"It is no longer about solving the problem of the last mile… now it is just the last twenty feet."
For a few years now, there has been plenty of buzz about the "last mile problem" -- the final leg of communications connectivity between service provider backbones and the end customer. The extent to which this is a problem depends largely on geography, although for much of the United States there are multiple solutions available. Whether or not "last mile" connectivity is an issue, we all have to deal with what happens once the signal reaches our walls. And while the first 99.7% or so of that last mile is generally someone else's problem, it's up to us to figure out the best possible path for the most important of it -- the last twenty feet.
A Surprising Experience
My decision to move was the sum total of many factors, but all the while, concern about the availability of broadband Internet access was a concern in the back of my mind. Important for business and well as pleasure, it was a welcome surprise to learn that cable Internet access was an option. Once the installation was completed, I IMed my wife from work and asked her to run a bandwidth speed test (if you've never run a speed test, you can try a free one here). That is when I got the surprise that our connection speed had doubled. This in mind, I have concluded that the availability of broadband in this country is overall very good. But yet, there was one common problem I faced at either residence…
Both DSL and cable are, obviously, wired technologies. Between televisions, computers, and telephones, a fair portion of our interior design considerations were dictated by nothing more than the locations of existing cables and power outlets. Now, of course there is the option of running new cables, but there are reasons why this may not be ideal. When renting, in particular, you may not want to pay for the cost (and trouble) of installing cable. Also, the construction of the house may affect the overall difficulty in running the cable at all. In my own experience, both my current and previous residences are older constructions (built in the early 1900s), and neither is terribly conducive to pulling cable. How do I make the most out of our new broadband connection?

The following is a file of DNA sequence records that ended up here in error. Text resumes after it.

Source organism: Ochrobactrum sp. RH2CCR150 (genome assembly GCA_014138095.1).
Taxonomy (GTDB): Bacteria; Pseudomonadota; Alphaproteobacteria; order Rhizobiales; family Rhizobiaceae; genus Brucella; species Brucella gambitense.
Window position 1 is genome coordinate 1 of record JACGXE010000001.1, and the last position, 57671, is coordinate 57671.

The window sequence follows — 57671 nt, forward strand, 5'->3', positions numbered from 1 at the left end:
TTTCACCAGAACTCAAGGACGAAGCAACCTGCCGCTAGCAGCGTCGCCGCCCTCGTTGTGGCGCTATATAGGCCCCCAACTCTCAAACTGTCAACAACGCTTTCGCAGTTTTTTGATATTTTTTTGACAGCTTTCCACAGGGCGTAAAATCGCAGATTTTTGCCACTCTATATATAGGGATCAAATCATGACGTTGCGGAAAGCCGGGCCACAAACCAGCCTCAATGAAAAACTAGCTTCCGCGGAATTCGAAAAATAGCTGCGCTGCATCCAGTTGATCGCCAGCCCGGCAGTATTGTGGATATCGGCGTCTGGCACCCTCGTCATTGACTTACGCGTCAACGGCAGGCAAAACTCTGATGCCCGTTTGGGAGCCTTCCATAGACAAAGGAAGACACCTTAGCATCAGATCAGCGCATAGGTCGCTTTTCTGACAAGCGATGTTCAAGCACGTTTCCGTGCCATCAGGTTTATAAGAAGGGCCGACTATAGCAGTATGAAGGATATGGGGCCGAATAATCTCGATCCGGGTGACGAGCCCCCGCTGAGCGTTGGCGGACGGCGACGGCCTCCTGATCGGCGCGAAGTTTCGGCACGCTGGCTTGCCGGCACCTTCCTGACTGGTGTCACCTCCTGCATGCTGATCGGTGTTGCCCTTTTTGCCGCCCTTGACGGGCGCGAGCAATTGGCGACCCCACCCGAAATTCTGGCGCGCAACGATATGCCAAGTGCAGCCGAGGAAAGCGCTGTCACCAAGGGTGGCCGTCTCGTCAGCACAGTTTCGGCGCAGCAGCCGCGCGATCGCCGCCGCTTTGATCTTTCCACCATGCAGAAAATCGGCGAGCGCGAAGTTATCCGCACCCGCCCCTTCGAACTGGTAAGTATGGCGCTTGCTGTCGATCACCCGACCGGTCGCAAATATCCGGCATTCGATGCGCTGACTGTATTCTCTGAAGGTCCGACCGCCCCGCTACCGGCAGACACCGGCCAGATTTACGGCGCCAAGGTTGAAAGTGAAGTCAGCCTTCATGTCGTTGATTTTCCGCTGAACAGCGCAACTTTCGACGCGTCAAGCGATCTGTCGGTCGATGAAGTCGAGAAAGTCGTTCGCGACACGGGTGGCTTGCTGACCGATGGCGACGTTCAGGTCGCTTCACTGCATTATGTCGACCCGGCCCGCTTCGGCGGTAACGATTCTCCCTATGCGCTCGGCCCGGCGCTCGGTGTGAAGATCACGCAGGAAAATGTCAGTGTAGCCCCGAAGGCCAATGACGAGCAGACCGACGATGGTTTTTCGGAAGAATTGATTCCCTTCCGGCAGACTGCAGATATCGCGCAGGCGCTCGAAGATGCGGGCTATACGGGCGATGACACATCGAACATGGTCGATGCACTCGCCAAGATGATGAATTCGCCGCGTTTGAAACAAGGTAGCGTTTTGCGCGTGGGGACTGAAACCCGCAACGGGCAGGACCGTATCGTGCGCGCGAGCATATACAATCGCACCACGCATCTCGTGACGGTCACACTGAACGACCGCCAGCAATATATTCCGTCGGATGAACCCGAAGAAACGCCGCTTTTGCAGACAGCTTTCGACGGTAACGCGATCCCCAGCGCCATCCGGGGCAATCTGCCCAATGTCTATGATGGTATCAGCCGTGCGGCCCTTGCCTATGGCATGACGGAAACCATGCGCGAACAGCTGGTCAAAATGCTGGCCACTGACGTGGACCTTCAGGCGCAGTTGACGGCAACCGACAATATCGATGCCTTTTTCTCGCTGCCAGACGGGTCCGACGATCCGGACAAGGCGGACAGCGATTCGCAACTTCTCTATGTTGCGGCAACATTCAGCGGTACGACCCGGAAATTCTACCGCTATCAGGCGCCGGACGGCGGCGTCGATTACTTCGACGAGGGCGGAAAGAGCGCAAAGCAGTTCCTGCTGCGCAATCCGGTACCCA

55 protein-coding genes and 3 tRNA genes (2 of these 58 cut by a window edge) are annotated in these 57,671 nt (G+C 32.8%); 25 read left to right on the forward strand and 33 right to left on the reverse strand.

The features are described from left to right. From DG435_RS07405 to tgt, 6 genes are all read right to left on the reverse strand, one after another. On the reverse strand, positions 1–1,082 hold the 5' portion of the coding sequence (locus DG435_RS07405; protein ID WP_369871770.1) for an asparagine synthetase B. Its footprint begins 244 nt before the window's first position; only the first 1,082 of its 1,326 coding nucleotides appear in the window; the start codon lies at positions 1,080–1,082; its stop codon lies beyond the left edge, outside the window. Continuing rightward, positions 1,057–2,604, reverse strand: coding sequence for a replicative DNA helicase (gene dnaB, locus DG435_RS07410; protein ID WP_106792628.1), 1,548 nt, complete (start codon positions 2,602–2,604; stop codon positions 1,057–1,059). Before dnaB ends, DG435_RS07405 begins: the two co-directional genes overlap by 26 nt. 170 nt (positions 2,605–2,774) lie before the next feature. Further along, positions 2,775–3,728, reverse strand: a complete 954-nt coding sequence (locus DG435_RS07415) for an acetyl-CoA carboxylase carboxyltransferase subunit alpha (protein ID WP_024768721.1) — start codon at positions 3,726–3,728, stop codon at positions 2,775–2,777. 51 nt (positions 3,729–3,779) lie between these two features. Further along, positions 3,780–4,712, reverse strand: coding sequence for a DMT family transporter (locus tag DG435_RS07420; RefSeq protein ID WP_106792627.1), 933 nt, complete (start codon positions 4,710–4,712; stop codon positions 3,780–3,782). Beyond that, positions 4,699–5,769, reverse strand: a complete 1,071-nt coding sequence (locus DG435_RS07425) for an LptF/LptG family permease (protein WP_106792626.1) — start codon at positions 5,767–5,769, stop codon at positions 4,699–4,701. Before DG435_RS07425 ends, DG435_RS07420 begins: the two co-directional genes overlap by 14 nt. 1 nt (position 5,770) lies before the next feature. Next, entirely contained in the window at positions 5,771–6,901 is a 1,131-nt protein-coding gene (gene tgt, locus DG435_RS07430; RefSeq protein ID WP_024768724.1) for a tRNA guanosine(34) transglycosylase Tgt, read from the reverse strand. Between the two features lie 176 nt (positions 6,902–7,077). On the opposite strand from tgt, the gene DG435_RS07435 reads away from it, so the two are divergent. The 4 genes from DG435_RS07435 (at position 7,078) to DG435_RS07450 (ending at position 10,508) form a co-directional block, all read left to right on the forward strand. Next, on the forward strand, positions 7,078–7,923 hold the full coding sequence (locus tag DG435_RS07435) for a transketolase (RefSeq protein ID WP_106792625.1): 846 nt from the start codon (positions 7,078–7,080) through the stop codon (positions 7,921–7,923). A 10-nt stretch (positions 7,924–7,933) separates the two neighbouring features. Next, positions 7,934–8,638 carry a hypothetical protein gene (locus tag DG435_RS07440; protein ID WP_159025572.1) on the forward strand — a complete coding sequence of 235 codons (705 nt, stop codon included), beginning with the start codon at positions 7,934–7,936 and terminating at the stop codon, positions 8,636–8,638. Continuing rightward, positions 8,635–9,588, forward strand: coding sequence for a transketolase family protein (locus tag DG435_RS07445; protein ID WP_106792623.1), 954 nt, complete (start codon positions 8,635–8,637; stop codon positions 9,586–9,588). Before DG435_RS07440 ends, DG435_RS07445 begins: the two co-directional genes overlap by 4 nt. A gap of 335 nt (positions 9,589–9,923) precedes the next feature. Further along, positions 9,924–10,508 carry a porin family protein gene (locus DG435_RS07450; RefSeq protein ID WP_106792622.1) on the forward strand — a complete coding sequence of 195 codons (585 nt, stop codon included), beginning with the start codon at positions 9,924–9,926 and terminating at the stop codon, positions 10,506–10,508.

Introducing Home Networking
Wireless technology (read as: 802.11b, then later 802.11g) were still fledgling technologies, and a bit more costly than they are today. With hardwired (CAT-5) ethernet still reserved mostly for professionals and hardcore geeks, there were several interesting offerings that promised to network your house through your existing electrical infrastructure, telephone jacks, or other surprising means.
Not surprisingly, though, when you try to use an element in your home's existing infrastructure for something other than its primary purpose you're going to encounter shortcomings. Results vary, depending upon factors like length of the wire runs and interference from other electromagnetic sources. That said, power line networking comes in various flavors, with transfer rates in the 3-15 Mbps range. Whether this meets your needs is your call, but even at the low end this is still faster than most typical household broadband connections. If internal communications are a critical need, though, you might find this level of performance insufficient for transferring large files from your desktop to your laptop, for instance.